California’s elections chief says voting is unfolding smoothly, despite a charged environment.

With false allegations of voter fraud trailing the California recall election, we checked in with Secretary of State Shirley Weber, who oversees the state’s elections, about how voting has progressed and how her office is dealing with efforts to undermine faith in the contest. The interview has been lightly edited and condensed.

How is voting going?

We’ve seen over eight million ballots mailed back thus far, which is a very significant number of ballots coming in. So that in itself is rather exciting, as well as ballots still being dropped off at the ballot boxes this morning.

We’ve had folks calling all of our hotlines asking where their polling places are or looking for additional information. It’s clear that people are interested in voting today.

Why have people been calling the hotlines?

Sometimes people have familiar polling places that they used to go to forever and now they’ve changed. We’ve had a couple of calls saying, “Where is it now?”

We’ve had folks who couldn’t find their ballots — misplaced them after they came in the mail. And we’ve had folks who left the state for a bit and wonder how can they still vote, those kinds of things.

But we’ve had no long lines, no folks waiting. We have a wait time of zero right now.

Any other hitches today?

We’ve seen small things. One polling place opening 10 minutes late, that kind of stuff.

Because of the fires, we’ve had some folks who moved away from their places. So we have to deal with that issue. We had one county the telephones were not servicing. We’ve just adapted and adjusted to every little new thing that comes along. But we haven’t had anything that’s been a major shutdown.

For those facing difficulties because of the wildfires, what else have you done?

We have made sure that all of those who were in the fire zones got their mail-in ballots.

We made sure that those who had to leave or who’ve lost their homes, that they had access to voting in various other ways, in terms of being able to go to another county to vote, making sure they had their mail-in ballots, making sure they knew where the ballot boxes were in other counties or other areas. So we have made outreach to all of those who might have been affected by any fire or any kind of tragedy.

We also set up remote mobile voting for our firefighters to make sure that those who are away from their homes had access to vote.

How are you preparing your office for the claims and possible litigation of election fraud that Republicans say they may bring?

I think the whole discussion of fraud across the nation kind of gives us a preview of what people will do. They may file various lawsuits. We know that they have been trying to collect information — they set up a website saying, ‘If you see any irregularities, show us your irregularities.’ And, you know, people go to court, and thus far across the nation, they’ve lost because there is no widespread fraud in the election process. But whether they decide to go to court or not, we will be there to defend the process.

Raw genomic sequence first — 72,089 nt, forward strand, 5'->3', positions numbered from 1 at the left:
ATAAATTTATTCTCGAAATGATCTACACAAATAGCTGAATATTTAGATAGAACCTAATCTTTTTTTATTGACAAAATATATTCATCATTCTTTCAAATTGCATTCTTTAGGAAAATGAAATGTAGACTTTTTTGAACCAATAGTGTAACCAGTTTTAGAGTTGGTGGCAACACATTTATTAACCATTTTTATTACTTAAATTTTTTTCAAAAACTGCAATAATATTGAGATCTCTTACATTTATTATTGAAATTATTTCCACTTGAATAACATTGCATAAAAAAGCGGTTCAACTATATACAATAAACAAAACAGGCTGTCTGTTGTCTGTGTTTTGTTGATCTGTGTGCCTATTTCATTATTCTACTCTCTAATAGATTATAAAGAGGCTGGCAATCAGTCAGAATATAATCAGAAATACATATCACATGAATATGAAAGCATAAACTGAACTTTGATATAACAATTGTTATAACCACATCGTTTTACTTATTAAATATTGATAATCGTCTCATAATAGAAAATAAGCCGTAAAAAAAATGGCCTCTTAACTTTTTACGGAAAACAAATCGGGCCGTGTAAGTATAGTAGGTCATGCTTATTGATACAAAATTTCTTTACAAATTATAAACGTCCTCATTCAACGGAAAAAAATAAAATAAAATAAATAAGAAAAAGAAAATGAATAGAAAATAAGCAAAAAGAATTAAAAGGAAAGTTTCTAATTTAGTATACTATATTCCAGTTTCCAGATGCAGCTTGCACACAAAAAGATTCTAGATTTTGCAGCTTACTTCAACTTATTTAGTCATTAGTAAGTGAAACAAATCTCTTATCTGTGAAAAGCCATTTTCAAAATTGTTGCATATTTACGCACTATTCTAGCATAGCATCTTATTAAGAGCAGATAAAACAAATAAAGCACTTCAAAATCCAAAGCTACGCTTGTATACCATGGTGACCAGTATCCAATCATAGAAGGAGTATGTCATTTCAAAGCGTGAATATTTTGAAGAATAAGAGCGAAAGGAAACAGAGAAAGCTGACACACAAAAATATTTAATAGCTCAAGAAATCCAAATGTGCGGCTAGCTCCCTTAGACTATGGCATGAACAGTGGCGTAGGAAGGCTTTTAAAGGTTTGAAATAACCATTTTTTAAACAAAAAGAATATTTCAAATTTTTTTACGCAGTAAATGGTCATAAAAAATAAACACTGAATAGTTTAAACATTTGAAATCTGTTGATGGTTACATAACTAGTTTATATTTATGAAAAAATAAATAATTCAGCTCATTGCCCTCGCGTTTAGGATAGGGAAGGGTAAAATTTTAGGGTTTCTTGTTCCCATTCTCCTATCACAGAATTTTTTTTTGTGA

We know that they will always talk about the fact that it was a stolen election or fraud, — or there’s a new term, “shenanigans.” We have no evidence of that, and when we’ve had allegations of any type, especially if there’s any specific information, we investigated. And as most folks have found across the nation, there is no there there.

So we’re not totally freaking out. We’re just making sure that everything we do is correct by the book. That we’ve taken our time to make sure that there’s transparency. And thus far, we’ve not found anything ourselves.

Are there extra steps of transparency that you’ve taken in this hyperpartisan era when the process itself is contested?

We do what we’ve always done. This is a unique election as a recall. But keep in mind, we’ve had four or five elections this year, special elections, as well as last November.

Anytime we discover something that might be an area of concern, we do our best to make sure that we shore that up. If we discover that somebody is complaining that the signs are too small, they couldn’t really see a sign at a voting booth, we try to make sure that next time, we do more. If folks feel disenfranchised because of language, if there’s enough folks in that community, we make sure that we increase the number of languages and make sure that those languages are clear.

And so it’s not like we are gearing up because Mr. Elder says something or someone else says something. We are aware that the question of fraud or questions of transparency are constant. And, as I travel to different registrars’ offices, I see them responding to different issues, like making sure that there’s space that people can observe the opening of ballots.

When I was in one area, they had basically created pathways for folks to be able to do that. So those are the kinds of things that we respond to all the time to make sure that those who want to build issues of transparency and fairness have an opportunity to do so.

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